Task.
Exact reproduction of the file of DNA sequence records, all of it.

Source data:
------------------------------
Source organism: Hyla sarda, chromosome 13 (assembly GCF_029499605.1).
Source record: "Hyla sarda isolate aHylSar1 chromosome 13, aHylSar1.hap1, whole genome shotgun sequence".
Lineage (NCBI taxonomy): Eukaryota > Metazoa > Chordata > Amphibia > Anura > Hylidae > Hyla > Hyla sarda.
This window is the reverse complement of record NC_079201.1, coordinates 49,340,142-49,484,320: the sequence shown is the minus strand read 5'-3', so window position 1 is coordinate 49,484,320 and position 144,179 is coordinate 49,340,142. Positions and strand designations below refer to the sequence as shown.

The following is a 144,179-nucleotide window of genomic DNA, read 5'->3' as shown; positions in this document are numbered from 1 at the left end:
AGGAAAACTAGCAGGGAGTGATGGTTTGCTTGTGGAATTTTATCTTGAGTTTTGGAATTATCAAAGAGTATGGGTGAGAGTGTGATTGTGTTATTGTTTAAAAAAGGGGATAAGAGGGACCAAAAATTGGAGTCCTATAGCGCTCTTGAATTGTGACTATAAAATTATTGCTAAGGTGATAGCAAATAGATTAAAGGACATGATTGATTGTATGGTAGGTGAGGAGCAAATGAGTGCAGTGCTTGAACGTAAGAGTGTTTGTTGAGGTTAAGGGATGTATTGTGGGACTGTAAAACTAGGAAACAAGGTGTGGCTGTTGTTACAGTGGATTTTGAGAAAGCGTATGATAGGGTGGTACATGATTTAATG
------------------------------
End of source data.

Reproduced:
Source organism: Hyla sarda, chromosome 13 (assembly GCF_029499605.1).
Source record: "Hyla sarda isolate aHylSar1 chromosome 13, aHylSar1.hap1, whole genome shotgun sequence".
Lineage (NCBI taxonomy): Eukaryota > Metazoa > Chordata > Amphibia > Anura > Hylidae > Hyla > Hyla sarda.
This window is the reverse complement of record NC_079201.1, coordinates 49,340,142-49,484,320: the sequence shown is the minus strand read 5'-3', so window position 1 is coordinate 49,484,320 and position 144,179 is coordinate 49,340,142. Positions and strand designations below refer to the sequence as shown.

The following is a 144,179-nucleotide window of genomic DNA, read 5'->3' as shown; positions in this document are numbered from 1 at the left end:
AGGAAAACTAGCAGGGAGTGATGGTTTGCTTGTGGAATTTTATCTTGAGTTTTGGAATTATCAAAGAGTATGGGTGAGAGTGTGATTGTGTTATTGTTTAAAAAAGGGGATAAGAGGGACCAAAAATTGGAGTCCTATAGCGCTCTTGAATTGTGACTATAAAATTATTGCTAAGGTGATAGCAAATAGATTAAAGGACATGATTGATTGTATGGTAGGTGAGGAGCAAATGAGTGCAGTGCTTGAACGTAAGAGTGTTTGTTGAGGTTAAGGGATGTATTGTGGGACTGTAAAACTAGGAAACAAGGTGTGGCTGTTGTTACAGTGGATTTTGAGAAAGCGTATGATAGGGTGGTACATGATTTAATG